Jesus finished what the Law started without changing it

When you think about the church as a whole in general, what’s the first thing you think of? Maybe if you’re in another country where the Bible is illegal and churches are threatened, you have a different perspective than we do here in America. But here in the US, generally what I run into when I talk to people about the church is the idea that “church people” are always fast to pass judgment.

This is a horrible example and it may not even be relevant, but one of the most popular comedy sketches in the history of television was Dana Carvey’s Church Lady–a cantankerous old woman character who fussed and fretted about modern trends and popular culture (and it was pretty funny, honestly).

I’ve had this conversation with people before. If you go to church, it usually means that you have no problem condemning actions or choices or the beliefs of other people. You sit on a high horse and pass judgment on people you don’t know. Whether it’s actually true or not, that seems to be the general perception.

But isn’t that the way it’s supposed to be? Isn’t the Bible a book of dos and don’ts? As Christ-followers, don’t we have the right and a duty to tell other people when they’re wrong?

Oh, this is such a slippery slope. And in situations like this, it’s always best to go back to the source to see what the Bible actually says.

dreamstime_m_9338559Today’s verse is Matthew 5:17.

Don’t misunderstand why I have come. I did not come to abolish the law of Moses or the writings of the prophets. No, I came to accomplish their purpose.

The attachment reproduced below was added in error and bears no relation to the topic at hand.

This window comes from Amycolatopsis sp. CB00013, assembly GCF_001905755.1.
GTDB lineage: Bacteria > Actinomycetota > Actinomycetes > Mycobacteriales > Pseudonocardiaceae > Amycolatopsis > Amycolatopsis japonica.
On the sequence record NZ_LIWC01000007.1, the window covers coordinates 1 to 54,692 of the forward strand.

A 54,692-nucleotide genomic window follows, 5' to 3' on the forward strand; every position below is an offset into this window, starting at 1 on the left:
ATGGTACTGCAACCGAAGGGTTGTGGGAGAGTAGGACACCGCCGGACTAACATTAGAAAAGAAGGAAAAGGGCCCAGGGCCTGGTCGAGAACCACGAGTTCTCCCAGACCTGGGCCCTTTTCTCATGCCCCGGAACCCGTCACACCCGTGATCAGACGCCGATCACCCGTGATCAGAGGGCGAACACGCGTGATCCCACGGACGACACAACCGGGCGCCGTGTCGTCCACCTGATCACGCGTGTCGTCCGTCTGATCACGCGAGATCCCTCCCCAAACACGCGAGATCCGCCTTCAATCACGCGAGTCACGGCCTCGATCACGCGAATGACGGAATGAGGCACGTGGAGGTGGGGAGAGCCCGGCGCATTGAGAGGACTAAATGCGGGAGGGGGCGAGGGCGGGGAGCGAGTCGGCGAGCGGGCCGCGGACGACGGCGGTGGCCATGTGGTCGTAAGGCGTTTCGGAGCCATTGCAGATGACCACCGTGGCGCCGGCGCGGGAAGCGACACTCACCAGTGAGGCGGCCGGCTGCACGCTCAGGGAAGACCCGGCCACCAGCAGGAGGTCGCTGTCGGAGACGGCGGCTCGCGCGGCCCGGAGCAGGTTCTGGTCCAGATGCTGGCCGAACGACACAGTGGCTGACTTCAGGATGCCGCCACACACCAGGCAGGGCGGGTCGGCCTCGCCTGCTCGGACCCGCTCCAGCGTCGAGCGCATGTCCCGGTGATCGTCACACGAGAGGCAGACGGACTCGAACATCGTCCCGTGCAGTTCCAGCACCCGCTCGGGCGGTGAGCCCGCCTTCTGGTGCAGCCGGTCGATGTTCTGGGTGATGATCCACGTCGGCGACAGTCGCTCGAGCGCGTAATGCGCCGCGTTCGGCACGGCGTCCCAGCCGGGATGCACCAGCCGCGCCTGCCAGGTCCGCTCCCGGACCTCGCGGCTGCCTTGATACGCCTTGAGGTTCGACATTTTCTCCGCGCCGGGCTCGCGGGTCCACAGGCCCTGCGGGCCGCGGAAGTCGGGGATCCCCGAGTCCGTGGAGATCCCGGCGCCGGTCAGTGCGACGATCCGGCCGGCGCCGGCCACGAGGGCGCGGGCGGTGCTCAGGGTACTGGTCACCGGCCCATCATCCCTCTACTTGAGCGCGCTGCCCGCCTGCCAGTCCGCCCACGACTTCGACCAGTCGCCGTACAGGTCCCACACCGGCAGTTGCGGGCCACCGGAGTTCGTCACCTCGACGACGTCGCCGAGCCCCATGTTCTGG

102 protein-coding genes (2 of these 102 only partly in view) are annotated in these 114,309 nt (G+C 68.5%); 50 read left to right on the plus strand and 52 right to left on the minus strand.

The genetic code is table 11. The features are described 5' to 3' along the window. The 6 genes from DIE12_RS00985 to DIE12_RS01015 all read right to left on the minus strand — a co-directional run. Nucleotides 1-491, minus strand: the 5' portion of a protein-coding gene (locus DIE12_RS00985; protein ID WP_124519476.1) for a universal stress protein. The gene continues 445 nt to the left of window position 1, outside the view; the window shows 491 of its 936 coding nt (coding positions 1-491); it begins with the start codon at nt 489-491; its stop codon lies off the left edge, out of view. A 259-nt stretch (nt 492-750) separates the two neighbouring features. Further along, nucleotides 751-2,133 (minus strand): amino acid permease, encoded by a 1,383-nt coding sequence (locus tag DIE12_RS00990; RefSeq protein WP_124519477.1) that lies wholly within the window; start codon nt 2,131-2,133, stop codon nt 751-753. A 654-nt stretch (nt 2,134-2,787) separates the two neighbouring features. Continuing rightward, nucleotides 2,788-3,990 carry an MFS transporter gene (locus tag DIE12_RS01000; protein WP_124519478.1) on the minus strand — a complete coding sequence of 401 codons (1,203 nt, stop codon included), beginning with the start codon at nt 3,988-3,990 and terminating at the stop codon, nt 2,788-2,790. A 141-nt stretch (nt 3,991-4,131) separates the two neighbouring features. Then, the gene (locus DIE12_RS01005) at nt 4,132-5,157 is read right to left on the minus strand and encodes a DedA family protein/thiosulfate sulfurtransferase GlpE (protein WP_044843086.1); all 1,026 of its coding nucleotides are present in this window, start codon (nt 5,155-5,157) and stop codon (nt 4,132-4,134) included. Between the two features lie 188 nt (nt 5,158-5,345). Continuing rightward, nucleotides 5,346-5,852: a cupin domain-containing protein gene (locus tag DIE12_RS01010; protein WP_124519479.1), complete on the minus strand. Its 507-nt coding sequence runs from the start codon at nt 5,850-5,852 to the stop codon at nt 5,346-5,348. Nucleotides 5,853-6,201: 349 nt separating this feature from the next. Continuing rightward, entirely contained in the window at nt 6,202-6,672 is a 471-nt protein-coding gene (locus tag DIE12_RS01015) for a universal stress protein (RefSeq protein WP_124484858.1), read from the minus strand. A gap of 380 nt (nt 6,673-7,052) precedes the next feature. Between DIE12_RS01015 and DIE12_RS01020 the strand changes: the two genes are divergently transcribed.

This is still the Sermon on the Mount, one of Jesus’ best known messages. One of many things I love about Jesus is that He wanted people to understand why He’d come. He didn’t just walk about thumping people on the head and telling people that they were wrong. He spent His time building relationships with people.

But by that same token, as He says in this verse, He didn’t come to do away with the Law. He came to finish what the Law started.

Everything that God had done throughout the Old Testament was a picture to demonstrate that God had a relationship with people. The Laws weren’t given as a means to get to heaven or to reach God. The Laws were given to show people they could never be good enough and that they would have to rely on God’s grace through faith for salvation. Sound familiar?

Jesus came to bridge the gap between a perfect God and a broken world. And He didn’t accomplish this by walking around beating people down because they had sinned. He didn’t make it happen by standing above everyone and pointing out everything they’d done wrong. He didn’t do it by jumping down somebody’s throat because they say something that disagrees with God’s Word.

No. But at the same time, Jesus didn’t pull His punches either. He spoke the Truth because He is the Truth. He didn’t change one thing about Scripture that God had already established. I mean, think about that. God doesn’t change, and Jesus is God. So if you can’t separate God from Jesus, you can’t separate Jesus from the Bible.

You can respect another person’s choice to believe something without believing it yourself. You can demonstrate love and kindness toward people who believe differently than you do without thinking poorly of them. Pointing out where people are wrong won’t help you build a relationship with them. When you point at someone else’s faults, remember there are four fingers pointing back at you. Try to keep that in mind the next time you are being critical of someone else’s choices. We can’t make decisions for other people, and I’ve never once seen where a heated debate changed anybody’s mind.

Be clear. What the Bible says goes, and you can’t separate Jesus from the Bible. What God says is true and right. Period. Whether we like it or not. But nobody has the right to tear someone else down for what they do or don’t believe.